To the best of my knowledge, the death, on Dec. 16, 2004 at the age of 82, of Haleloke went totally without notice in the major press. It came to my attention, instead, on a chat list.
Did I just hear you say, "Hale. . .who?"
To which I might respond with:
"How quickly we forget."
Here is a woman who figured prominently in one of the major news stories of 1953--and one that marked the beginning of the demystification of modern showbiz---dead in Union City, Indiana . . . a long way from her birthplace of Hilo, Hawaii. That's sort of like Bartok giving up the ghost on Central Park West. Totally WRONG thanatopsical context.And so I set about googling. Search words: "Haleloke" + "death". Here's the first hit I got:
Leave it to the tiny Winchester (Indiana) News Gazette to have scooped them all. And that, only because Haleloke happened to live in the immediate vicinity of the paper. Unfortunately, the News Gazette didn't just gloss over the part Haleloke played in Arthur Godfrey's famed October 19, 1953 on-the-air bloodbath, they failed to mention it at all. To all those of you who are either too arteriosclerotic or young to remember, here's what happened:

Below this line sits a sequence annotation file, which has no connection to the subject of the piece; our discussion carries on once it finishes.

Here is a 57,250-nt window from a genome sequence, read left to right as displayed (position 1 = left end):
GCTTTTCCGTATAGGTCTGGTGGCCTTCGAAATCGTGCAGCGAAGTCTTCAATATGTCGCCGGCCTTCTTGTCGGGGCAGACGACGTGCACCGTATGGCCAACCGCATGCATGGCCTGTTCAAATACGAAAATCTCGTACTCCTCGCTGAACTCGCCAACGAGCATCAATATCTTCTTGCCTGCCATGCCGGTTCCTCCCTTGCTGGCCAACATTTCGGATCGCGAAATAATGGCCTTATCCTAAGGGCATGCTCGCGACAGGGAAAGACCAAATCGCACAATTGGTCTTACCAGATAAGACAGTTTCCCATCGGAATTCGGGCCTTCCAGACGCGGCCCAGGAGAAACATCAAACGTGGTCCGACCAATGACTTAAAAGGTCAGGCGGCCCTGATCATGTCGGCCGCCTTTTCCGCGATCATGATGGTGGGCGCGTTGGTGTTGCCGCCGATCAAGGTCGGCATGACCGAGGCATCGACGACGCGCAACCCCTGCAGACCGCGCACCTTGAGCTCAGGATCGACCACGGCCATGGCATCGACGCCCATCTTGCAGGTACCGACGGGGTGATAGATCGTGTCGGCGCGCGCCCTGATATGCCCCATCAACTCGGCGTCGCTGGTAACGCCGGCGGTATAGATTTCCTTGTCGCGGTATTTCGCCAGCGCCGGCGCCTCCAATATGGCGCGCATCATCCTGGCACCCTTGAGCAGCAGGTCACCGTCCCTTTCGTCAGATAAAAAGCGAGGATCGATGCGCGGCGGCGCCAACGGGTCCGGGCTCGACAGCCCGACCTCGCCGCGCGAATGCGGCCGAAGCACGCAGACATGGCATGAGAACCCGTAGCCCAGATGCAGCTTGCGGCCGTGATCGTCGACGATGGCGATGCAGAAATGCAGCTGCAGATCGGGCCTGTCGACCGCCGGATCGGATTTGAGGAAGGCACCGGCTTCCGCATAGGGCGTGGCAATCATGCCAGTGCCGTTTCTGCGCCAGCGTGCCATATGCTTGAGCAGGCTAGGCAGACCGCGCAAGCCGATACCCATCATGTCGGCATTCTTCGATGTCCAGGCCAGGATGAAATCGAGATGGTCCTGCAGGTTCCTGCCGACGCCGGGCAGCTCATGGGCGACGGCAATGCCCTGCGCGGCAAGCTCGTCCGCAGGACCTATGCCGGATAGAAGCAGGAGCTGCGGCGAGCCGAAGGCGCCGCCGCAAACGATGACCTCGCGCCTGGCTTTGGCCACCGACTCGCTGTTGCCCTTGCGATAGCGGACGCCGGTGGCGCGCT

TV mega-star Godfrey famously fired a large chunk of his cast ("the Little Godfreys") in one terrible swift blow that morning on live simulast radio and TV. Most notably, singer Julius LaRosa was singled out for axing for having lost his "humility," a word that soon became a national catchphrase. Also tossed out in the bathwater that a.m. were several other members of Godfrey's TV and radio rep family, including the singing group The Mariners, bandleader Archie Bleyer, and. . . "Hale. . .who?"
Little did Godfrey realize that, with that act, he had just become the Marie Curie of shooting one's self in the foot bigtime and naked for the world to see. Almost overnight he went from being the most beloved entertainer in America to, if not the most despised, among the least considered. Even though I was prrrractically still in my Doctor Dentons at the time, I can recall people running into the street in our neighborhood shouting the unbelievable news: "Did you see what Arthur Godfrey just did?" etc.
Is it any coincidence that the man who still holds the record for the number of broadcast TV hours (or close enough) was also the undisputed champion when it came to possessing one of the most massively swollen egos in modern show biz history? Next to him, that other much-vaunted megalomaniac, Al Jolson, comes off a distant second, and it is generally assumed that Godfrey was the model for Andy Griffith’s loathsome "Lonesome Roads" in the TV production and movie A Face in the Crowd. Such a bastard in fact was Godfrey that his wife of 40-some-odd years divorced him on her deathbed. Talk about having the last word!
It's somehow comforting (as in what-goes-around-comes-around) to know that, according to singer Julius LaRosa, when 80-year-old Godfrey was on his 1983 deathbed and a nurse inquired, “Is there anything we can get you, sir?” “Yes,” he is said to have answered, “Get me some friends.”
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